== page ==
The case for biofuels
What is your thinking with regard to the future for aviation fuel?
As things look at the moment, our job is to work on the transition to renewable energy in all sectors – and this includes aviation. We are looking at issues such as what will it take to persuade airlines to switch to renewable fuels? This can be biofuel, or electric power to a certain extent. However, as there are no specific political goals related to aviation, it’s not very clear as to what needs to happen and how quickly.
If the politicians want something to happen, we will probably need a stronger driving force than consumer interest alone. This could be structured in different ways. Maria Wetterstrand [former spokesperson for the Swedish Green Party] has been tasked by the government with looking at how some kind of regulatory framework could be structured to hasten development. Her investigation is due to be completed in March next year.
What do you think the future holds for biofuels?
My feeling is that if something is going to happen for biofuels within aviation, things will have to happen in other sectors too. An industry must be built around biofuels.
What incentives do you envisage to persuade companies to produce biofuel for aircraft?
Right now, anyone wanting to produce biofuel will find the incentives are pretty feeble. There’s more happening within road transportation, where new rules came into force from 1 July. There, it’s more specific and there is a market. Within aviation, it’s still early days – companies are testing their way forwards, but nobody has any really significant volumes.
Are more companies needed?
What we need is for companies with biofuel know-how to take an interest in the aviation market. A deciding factor will be how high the biofuel cost will be. How much more expensive is difficult to say, as is what proportion of these costs should be passed on to increase airline ticket prices. This is a difficult question and very much a political issue. How much do they want to put a brake on air travel growth? A tax on flights has been introduced, which signals a wish to slow this growth.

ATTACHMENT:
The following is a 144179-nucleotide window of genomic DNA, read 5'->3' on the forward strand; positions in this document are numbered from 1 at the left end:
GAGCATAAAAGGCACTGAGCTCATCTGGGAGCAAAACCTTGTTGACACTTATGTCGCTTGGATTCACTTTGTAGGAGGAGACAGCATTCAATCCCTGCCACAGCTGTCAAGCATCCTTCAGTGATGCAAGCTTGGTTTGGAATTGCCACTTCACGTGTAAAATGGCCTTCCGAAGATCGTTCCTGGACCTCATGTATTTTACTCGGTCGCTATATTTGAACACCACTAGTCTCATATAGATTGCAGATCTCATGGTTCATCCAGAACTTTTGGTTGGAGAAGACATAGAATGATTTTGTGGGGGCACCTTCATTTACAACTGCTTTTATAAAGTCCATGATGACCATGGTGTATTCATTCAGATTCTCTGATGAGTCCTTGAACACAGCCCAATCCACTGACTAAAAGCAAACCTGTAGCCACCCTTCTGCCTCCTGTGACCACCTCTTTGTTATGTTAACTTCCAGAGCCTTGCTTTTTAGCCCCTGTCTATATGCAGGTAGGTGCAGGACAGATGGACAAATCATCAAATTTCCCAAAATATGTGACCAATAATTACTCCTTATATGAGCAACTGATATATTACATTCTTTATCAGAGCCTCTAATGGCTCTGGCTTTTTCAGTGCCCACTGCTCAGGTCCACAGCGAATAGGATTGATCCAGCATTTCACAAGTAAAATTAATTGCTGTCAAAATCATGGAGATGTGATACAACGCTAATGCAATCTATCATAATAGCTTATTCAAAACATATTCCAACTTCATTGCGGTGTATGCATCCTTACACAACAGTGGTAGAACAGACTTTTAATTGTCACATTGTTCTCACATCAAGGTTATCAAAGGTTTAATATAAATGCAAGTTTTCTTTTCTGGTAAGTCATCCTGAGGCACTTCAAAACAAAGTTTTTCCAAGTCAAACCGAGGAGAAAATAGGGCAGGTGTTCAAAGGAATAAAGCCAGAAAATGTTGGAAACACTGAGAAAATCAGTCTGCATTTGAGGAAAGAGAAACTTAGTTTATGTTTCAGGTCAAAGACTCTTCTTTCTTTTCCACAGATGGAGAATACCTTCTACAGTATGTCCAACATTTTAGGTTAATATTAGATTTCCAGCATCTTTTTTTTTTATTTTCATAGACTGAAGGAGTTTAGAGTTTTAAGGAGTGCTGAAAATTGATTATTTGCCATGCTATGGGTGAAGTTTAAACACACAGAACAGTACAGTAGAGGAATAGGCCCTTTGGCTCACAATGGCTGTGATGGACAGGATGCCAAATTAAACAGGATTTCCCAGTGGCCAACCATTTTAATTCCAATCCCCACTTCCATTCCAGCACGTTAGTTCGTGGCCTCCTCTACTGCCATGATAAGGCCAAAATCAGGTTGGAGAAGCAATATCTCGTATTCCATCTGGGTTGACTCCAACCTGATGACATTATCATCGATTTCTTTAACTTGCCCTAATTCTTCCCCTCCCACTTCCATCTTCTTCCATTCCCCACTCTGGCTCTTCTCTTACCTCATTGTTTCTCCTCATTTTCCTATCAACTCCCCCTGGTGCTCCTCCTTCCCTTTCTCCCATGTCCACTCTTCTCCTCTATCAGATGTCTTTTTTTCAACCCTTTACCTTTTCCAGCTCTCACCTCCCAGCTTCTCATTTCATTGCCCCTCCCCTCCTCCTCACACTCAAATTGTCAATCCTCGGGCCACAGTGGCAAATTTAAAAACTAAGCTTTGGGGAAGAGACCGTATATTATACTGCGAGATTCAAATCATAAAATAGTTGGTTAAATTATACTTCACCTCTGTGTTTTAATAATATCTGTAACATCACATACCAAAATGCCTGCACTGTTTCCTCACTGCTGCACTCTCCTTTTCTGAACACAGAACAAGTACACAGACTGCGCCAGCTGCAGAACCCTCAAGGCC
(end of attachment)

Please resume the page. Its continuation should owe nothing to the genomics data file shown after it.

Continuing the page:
What can the government do to hasten development towards a more climate-friendly aviation industry?
That is the really difficult question, as the airline sector does not operate on a national market. Some kind of instrument is needed that affects all companies without distorting competition.
I have the impression that nobody is prepared to accept a cost for more expensive fuel if this adversely affects their competitiveness. For example, within road transport, everyone is being forced to include an increased proportion of renewable fuel in the fuel mix, but the fact that aviation is also a global issue makes it more complicated. What will happen between Swedish, Danish and Norwegian companies when the rules are determined in each respective country?”
Published: May 16, 2019